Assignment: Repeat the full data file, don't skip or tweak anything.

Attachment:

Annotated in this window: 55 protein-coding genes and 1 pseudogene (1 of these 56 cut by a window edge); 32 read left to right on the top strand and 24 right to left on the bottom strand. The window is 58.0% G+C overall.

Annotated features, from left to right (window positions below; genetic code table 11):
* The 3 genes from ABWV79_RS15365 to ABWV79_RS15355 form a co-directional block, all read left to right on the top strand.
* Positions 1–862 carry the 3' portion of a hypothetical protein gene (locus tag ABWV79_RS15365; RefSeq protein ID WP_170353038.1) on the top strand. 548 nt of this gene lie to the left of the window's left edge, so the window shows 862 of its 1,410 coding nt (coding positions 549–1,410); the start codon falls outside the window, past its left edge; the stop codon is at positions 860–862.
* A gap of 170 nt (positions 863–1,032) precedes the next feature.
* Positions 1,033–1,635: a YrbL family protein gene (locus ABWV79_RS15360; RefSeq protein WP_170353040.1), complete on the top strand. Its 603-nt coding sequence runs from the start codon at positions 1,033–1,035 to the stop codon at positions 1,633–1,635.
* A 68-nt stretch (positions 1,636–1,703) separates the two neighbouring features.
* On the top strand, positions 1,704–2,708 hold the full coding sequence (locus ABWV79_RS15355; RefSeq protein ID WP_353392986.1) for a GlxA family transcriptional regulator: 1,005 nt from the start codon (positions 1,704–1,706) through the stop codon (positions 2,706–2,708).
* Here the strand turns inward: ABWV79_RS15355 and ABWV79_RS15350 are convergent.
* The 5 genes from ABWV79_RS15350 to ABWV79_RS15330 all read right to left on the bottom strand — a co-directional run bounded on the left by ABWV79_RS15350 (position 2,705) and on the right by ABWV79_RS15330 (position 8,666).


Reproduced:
Annotated in this window: 55 protein-coding genes and 1 pseudogene (1 of these 56 cut by a window edge); 32 read left to right on the top strand and 24 right to left on the bottom strand. The window is 58.0% G+C overall.

Annotated features, from left to right (window positions below; genetic code table 11):
* The 3 genes from ABWV79_RS15365 to ABWV79_RS15355 form a co-directional block, all read left to right on the top strand.
* Positions 1–862 carry the 3' portion of a hypothetical protein gene (locus tag ABWV79_RS15365; RefSeq protein ID WP_170353038.1) on the top strand. 548 nt of this gene lie to the left of the window's left edge, so the window shows 862 of its 1,410 coding nt (coding positions 549–1,410); the start codon falls outside the window, past its left edge; the stop codon is at positions 860–862.
* A gap of 170 nt (positions 863–1,032) precedes the next feature.
* Positions 1,033–1,635: a YrbL family protein gene (locus ABWV79_RS15360; RefSeq protein WP_170353040.1), complete on the top strand. Its 603-nt coding sequence runs from the start codon at positions 1,033–1,035 to the stop codon at positions 1,633–1,635.
* A 68-nt stretch (positions 1,636–1,703) separates the two neighbouring features.
* On the top strand, positions 1,704–2,708 hold the full coding sequence (locus ABWV79_RS15355; RefSeq protein ID WP_353392986.1) for a GlxA family transcriptional regulator: 1,005 nt from the start codon (positions 1,704–1,706) through the stop codon (positions 2,706–2,708).
* Here the strand turns inward: ABWV79_RS15355 and ABWV79_RS15350 are convergent.
* The 5 genes from ABWV79_RS15350 to ABWV79_RS15330 all read right to left on the bottom strand — a co-directional run bounded on the left by ABWV79_RS15350 (position 2,705) and on the right by ABWV79_RS15330 (position 8,666).